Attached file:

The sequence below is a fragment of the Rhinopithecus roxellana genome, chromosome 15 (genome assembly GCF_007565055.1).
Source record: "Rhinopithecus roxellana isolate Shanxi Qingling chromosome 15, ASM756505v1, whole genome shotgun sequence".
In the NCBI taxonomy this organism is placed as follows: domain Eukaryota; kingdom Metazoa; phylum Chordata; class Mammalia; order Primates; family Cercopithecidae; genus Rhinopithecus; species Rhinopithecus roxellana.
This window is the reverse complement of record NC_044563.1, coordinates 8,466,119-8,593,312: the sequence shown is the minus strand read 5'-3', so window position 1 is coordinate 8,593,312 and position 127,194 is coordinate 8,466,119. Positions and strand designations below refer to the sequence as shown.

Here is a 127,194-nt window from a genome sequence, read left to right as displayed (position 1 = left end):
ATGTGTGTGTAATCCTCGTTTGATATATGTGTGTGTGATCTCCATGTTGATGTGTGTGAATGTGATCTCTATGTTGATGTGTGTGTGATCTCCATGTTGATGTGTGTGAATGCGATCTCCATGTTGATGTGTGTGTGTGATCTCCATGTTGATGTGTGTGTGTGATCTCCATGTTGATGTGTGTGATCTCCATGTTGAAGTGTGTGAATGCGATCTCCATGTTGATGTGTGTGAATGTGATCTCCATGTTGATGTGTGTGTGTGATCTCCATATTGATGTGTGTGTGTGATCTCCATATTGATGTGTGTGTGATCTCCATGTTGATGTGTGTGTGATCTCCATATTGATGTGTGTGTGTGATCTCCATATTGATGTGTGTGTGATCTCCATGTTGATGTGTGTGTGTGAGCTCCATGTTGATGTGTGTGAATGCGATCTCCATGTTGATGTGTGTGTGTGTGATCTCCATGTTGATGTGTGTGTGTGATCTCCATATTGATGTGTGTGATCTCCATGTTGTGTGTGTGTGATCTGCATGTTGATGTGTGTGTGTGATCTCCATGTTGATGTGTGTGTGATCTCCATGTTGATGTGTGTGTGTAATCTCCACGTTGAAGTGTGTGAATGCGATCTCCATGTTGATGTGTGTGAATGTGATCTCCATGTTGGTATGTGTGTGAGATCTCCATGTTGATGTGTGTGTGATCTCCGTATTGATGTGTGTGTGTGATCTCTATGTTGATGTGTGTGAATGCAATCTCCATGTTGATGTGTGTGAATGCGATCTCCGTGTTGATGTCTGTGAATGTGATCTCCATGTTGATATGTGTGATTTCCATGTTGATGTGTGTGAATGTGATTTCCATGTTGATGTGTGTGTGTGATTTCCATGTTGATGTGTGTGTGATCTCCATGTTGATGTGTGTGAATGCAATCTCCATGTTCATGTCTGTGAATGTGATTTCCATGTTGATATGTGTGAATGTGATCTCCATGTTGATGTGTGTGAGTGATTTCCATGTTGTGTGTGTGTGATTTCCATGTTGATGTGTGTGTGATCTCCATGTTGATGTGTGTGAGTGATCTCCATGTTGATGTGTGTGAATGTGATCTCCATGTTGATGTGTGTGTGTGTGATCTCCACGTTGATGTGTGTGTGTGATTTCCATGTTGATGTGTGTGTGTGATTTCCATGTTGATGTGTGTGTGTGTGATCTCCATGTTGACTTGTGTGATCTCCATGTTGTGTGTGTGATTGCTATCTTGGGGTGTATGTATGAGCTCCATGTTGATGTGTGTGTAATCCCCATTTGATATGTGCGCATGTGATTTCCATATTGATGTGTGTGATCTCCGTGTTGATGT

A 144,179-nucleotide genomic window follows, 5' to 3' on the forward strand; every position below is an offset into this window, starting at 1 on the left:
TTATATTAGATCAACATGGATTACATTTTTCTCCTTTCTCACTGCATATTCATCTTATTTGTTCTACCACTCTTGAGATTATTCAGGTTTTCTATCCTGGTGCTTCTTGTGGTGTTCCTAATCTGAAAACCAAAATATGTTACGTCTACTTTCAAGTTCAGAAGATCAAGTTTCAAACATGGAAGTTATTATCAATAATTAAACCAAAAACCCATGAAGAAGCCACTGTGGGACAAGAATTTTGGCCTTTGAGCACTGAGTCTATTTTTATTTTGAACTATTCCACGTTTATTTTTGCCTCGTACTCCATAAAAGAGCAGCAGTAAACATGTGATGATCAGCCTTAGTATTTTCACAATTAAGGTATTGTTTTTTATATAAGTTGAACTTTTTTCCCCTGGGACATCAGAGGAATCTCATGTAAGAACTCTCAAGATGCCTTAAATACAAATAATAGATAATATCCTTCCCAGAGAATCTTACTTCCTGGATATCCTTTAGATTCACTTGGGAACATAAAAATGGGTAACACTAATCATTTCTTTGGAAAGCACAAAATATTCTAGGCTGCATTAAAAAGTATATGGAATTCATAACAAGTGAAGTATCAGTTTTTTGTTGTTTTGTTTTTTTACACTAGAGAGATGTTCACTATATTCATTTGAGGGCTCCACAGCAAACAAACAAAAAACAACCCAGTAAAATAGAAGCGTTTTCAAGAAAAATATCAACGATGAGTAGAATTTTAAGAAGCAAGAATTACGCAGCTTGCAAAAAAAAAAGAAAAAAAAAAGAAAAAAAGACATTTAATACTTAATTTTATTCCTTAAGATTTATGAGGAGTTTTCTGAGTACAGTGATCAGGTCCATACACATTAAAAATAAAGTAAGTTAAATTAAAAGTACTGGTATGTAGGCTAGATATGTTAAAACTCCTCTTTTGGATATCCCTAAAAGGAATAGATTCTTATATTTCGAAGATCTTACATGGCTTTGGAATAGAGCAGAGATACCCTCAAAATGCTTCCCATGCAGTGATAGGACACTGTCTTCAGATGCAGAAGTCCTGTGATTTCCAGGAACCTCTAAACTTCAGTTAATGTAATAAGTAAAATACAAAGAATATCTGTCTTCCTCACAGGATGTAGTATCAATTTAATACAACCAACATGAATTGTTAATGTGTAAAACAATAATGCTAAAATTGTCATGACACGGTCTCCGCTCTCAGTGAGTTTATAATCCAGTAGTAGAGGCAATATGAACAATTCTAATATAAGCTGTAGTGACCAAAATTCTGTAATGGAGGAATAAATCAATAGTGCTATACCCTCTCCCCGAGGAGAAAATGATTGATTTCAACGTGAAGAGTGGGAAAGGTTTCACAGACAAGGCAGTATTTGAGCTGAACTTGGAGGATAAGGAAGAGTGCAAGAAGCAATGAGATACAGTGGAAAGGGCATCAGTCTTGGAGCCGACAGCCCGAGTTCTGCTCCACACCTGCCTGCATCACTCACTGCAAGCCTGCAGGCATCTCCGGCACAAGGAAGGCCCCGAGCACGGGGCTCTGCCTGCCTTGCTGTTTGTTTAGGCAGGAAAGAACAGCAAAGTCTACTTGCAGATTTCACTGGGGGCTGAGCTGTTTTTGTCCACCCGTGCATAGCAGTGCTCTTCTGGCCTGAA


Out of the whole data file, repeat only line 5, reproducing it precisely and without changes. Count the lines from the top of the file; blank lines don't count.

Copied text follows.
Here is a 127,194-nt window from a genome sequence, read left to right as displayed (position 1 = left end):